That scenario didn’t play itself out, at least not yet.
Snell’s efficiency struggles began with walking five Toronto Blue Jays batters over 6 2/3 innings in his season debut April 6 and he never managed to work his way through the issue. Seven starts later, the Rays sent Snell down to Triple-A Durham. The 24-year-old developing left-hander compiled an 0-4 record and 4.71 earned run average over those eight starts, but he managed to complete six innings just once.
A lack of command played a large role in Snell’s troubles and inability to work deeper into games. He averaged 5.4 walks per nine innings and threw strikes on just 56.9 percent of his pitches (451 of 792).
Since the mid-May demotion to Durham, Snell has pitched fairly well but not nearly good enough to be called back up to the Rays. He’s 4-0 in six starts with a 2.84 ERA and is averaging 6 1/3 innings and 8.8 strikeouts per outing — nothing wrong with those numbers at all.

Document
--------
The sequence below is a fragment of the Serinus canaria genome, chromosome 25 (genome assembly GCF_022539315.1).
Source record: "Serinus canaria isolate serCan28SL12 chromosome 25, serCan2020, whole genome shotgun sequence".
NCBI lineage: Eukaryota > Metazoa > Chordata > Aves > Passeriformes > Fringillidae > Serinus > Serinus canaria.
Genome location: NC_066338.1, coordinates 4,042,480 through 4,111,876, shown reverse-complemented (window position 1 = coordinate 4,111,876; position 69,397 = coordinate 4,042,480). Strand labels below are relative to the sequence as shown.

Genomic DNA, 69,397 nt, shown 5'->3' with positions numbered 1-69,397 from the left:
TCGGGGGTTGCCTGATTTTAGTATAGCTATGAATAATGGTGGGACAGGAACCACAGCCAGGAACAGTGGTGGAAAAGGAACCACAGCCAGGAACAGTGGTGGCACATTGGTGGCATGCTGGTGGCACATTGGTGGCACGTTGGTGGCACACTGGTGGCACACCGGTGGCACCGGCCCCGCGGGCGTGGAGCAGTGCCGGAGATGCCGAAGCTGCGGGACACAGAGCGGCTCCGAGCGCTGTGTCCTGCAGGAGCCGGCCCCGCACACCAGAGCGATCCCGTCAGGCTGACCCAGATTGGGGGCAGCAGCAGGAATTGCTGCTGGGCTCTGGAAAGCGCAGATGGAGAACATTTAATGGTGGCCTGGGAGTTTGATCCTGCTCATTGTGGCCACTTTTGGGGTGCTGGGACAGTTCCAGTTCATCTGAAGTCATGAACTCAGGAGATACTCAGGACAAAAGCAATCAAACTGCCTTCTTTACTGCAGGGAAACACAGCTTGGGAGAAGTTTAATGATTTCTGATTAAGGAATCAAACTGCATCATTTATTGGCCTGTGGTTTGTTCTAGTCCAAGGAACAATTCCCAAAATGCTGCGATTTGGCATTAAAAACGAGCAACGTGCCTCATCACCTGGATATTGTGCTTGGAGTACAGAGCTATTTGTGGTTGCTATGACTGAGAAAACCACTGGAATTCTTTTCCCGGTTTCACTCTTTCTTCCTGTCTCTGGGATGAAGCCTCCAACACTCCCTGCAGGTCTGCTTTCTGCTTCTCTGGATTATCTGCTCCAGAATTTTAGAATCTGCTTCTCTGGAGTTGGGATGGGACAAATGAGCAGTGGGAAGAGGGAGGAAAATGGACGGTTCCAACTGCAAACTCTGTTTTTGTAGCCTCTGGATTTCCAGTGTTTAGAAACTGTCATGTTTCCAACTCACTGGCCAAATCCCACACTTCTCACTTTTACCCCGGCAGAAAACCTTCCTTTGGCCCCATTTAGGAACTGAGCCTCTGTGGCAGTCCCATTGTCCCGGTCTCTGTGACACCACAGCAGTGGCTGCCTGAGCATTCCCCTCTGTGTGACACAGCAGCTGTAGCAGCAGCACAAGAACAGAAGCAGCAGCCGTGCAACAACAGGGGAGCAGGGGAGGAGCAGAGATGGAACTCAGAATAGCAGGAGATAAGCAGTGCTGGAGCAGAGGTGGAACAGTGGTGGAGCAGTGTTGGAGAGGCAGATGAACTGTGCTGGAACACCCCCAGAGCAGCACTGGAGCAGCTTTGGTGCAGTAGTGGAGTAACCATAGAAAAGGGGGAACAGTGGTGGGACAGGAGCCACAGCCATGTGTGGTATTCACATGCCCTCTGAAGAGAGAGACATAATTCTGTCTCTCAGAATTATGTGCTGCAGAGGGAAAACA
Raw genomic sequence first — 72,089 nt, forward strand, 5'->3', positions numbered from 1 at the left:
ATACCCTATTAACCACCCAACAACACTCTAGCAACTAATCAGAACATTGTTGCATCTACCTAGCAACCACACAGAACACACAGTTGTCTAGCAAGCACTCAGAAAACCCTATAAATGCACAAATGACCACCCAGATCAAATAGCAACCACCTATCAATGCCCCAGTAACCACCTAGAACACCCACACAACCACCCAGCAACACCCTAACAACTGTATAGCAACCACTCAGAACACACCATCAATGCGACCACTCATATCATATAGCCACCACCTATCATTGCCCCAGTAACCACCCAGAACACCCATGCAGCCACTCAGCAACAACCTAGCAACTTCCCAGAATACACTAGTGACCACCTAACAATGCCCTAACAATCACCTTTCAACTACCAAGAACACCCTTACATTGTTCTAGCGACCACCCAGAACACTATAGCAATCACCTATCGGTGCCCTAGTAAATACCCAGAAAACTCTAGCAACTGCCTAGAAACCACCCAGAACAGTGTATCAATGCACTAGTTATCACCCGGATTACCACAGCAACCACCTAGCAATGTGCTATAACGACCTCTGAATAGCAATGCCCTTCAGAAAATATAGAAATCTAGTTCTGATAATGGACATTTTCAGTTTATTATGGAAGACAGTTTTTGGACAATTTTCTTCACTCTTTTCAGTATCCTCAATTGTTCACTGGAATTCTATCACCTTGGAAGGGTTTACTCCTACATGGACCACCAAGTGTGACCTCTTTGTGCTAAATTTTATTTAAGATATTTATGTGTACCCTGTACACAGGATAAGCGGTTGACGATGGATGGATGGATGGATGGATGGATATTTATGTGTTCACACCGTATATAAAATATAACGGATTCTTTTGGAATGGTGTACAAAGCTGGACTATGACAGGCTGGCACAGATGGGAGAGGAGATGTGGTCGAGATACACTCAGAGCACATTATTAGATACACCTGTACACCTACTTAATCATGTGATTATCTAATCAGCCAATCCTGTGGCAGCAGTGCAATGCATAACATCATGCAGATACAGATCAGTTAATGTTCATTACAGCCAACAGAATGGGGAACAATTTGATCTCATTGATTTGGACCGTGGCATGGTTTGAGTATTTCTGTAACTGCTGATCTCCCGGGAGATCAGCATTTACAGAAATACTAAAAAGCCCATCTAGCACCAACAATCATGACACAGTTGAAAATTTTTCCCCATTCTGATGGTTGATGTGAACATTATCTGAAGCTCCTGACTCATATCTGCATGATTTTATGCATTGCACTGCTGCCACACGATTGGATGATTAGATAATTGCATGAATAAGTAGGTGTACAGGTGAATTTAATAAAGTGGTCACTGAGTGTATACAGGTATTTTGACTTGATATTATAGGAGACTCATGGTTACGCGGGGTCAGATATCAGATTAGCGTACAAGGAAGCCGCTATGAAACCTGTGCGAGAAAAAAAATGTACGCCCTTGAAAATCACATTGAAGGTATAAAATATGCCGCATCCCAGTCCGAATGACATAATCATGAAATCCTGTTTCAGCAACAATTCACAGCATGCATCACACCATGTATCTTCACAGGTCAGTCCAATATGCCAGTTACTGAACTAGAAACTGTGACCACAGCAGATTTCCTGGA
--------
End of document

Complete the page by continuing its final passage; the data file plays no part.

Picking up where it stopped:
But while Snell has dropped his BB/9 average to 3.3 with the Bulls, a high pitch count continues to limit his ability to complete seven innings or more. He’s thrown 100 pitches or more in all six Triple-A starts, including two that ended after 5 1/3 and 5 2/3 innings but his strike rate is up to an encouraging 66 percent.
Snell does have swing-and-miss stuff and that has translated to 10.5 strikeouts per nine innings throughout his entire minor-league career and 9.1 over 27 major-league starts. Big-league hitters with better plate discipline than those taking cuts in MLB farm systems will continue to make Snell work harder for those Ks, and he cannot afford to mix in the high quantity of associated walks.